Thursday, February 19

The King is dead! Long live the King!

I think it's finally time to call this one over. Open Office, the open source applications suite, has been steadily stalking Microsoft Office for years now. Microsoft, for their part, has been striving mightily to mung up the works in Office, turning it into a horrible puddle of yuck to use.

I bought a new laptop a year ago and a new desktop earlier this month, and at the same time bought both a copy of Microsoft Office 2007 Home and Student Edition and Microsoft Outlook 2007. I'd used the 2003 versions of both applications, and liked them.

I've also been toying with Open Office for the past few 2.x versions, and I've believed it to be close to the Microsoft suite in power and user interface, but not QUITE there yet. Not until now, that is. What changed? Three things.

First, Microsoft has really screwed the pooch with Office 2007. Plain and simple, it's just awful. In the name of making things easier, they rearranged all the menus and user interfaces on an application that was largely unchanged (and a virtual standard) for nearly ten years. I don't know who it was at Microsoft that thought this was a good idea, but they need to be taken outside and beaten with a copy of the book "Who Moved My Cheese?" (An excellent book, by the way.)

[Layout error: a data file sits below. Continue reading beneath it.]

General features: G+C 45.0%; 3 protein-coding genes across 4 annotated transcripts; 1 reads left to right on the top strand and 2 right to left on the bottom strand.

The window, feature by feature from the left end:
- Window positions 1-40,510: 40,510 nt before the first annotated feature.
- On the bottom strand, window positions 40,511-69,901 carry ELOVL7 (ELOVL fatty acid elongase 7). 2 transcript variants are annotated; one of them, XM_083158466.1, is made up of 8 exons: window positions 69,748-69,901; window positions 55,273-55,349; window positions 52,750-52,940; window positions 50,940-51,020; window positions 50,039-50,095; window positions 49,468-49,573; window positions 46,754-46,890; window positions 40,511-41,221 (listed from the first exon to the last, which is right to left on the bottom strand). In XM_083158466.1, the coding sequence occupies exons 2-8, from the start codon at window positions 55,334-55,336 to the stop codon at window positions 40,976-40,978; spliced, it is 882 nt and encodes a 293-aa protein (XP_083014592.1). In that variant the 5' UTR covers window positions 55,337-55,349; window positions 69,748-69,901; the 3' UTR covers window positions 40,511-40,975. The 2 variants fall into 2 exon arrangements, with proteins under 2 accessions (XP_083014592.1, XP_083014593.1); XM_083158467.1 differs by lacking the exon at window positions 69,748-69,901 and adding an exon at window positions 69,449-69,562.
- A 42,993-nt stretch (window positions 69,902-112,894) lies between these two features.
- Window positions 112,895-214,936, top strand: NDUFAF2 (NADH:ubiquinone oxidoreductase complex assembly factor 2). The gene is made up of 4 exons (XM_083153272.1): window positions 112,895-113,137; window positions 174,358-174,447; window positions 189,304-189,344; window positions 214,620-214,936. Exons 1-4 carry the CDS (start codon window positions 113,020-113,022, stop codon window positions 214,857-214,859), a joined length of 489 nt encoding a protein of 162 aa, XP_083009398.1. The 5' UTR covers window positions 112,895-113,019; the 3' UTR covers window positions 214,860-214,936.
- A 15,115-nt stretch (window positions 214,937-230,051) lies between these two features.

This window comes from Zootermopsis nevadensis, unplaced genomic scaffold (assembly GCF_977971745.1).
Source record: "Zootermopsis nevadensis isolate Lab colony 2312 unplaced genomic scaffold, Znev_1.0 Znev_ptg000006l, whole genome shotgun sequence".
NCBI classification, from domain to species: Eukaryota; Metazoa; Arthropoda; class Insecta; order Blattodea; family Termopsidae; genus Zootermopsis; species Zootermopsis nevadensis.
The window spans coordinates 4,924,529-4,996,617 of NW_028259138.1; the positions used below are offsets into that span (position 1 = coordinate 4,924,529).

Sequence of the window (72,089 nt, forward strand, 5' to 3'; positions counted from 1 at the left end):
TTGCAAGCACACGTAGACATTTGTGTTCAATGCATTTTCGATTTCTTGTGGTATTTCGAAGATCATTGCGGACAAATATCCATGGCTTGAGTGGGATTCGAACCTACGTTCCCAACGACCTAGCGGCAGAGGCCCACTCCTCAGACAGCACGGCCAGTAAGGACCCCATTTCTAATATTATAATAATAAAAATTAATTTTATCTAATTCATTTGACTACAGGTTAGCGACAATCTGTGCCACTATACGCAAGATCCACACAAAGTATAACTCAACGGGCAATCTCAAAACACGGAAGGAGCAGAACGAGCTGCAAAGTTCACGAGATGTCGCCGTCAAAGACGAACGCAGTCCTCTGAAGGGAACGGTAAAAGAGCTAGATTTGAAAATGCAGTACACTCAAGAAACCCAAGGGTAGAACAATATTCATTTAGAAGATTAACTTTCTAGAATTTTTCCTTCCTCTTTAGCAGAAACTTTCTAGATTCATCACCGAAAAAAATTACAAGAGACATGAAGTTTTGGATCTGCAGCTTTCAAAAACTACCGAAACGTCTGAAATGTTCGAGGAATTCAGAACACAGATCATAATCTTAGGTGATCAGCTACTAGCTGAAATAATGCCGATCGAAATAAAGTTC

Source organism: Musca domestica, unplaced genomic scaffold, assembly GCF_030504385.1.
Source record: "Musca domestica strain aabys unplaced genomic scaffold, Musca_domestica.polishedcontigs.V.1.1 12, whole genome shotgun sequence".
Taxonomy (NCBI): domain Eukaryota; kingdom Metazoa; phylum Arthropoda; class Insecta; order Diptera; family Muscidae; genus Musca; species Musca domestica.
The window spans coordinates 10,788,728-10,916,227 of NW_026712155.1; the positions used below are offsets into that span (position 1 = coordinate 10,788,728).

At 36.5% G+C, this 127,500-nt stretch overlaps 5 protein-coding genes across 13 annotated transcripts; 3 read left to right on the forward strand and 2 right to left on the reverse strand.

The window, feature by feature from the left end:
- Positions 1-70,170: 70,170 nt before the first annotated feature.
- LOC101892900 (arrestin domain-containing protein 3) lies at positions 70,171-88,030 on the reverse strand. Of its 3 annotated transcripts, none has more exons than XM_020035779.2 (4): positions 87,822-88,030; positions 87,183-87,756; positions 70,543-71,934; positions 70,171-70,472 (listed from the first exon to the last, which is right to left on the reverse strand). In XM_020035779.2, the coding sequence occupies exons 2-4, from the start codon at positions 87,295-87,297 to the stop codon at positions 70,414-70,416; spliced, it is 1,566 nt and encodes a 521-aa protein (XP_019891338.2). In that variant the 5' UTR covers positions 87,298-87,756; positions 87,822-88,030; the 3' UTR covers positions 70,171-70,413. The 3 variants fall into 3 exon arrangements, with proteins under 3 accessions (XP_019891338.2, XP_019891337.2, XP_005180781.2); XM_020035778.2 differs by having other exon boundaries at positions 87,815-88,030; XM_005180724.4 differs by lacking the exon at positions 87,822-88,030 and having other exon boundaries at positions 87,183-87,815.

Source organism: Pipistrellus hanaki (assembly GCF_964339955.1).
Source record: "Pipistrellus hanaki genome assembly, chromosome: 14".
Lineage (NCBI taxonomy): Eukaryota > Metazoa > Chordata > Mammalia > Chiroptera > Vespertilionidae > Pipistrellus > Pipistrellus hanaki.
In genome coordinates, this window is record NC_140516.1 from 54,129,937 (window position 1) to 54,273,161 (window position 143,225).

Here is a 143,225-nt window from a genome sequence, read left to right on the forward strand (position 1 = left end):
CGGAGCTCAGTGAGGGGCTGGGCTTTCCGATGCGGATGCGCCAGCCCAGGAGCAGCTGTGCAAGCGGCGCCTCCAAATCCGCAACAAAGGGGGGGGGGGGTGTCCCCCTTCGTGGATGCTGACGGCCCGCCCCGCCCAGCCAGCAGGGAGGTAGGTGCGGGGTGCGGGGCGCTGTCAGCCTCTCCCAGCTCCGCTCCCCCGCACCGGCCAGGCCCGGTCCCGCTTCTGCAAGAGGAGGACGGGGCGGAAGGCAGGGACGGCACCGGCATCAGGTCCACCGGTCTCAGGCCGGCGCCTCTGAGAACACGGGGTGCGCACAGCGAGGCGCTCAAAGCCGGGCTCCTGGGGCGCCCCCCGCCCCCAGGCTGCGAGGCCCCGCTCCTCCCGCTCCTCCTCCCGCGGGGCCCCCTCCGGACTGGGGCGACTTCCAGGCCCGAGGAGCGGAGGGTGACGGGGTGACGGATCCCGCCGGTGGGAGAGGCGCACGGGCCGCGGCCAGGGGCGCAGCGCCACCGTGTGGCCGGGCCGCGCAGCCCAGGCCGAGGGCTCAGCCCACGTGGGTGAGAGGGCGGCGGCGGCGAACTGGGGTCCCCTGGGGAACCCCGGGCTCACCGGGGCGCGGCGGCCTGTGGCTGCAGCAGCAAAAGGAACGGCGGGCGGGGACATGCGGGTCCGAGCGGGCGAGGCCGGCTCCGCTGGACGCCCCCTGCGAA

Next, Open Office has released version 3.01 and it's a very smooth, polished, and powerful program. Yet its user interface is straightforward and simple. It can open Microsoft Office documents (most of them) and it can save in Microsoft Office format (for the most part), but I'm assuming that you're a lot like me, meaning that you don't share documents with people very often and whatever office applications suite you use is just for your own consumption. Besides, if document collaboration is needed, I'm a Google Documents junkie. Get the content down when you're working as a team, then download the document and polish it as needed for the final copy.

Finally, Open Office has a library of extensions for it similar to Firefox and Thunderbird (open source web browser and email program, if you've been hiding under a rock for the past few years). Extensions let Open Office do things its designers and programmers didn't think of, or didn't have time to include. I've learned to ADORE my extensions with Firefox and Thunderbird, and I'm quite certain I'll feel the same way about Open Office.

It's happened gradually and not because anyone forced me, but I use Firefox instead of Internet Explorer, Thunderbird instead of Outlook, and now Open Office instead of Microsoft Office. I'd love to kick Vista off my computer in favor of Linux, but I'm a video game addict and all my addictions of choice require Windows.

If you haven't checked out Open Office, do so now. It's time to fire Microsoft. The open source programmers are doing a better job, and it's certainly less cash (as in, these programs are free). By the way, while you're downloading these terrific programs, take the time to make a donation toward their support. It costs money to host the web sites and run the organizations that make this software possible, and we should give them a hand as we can afford it.

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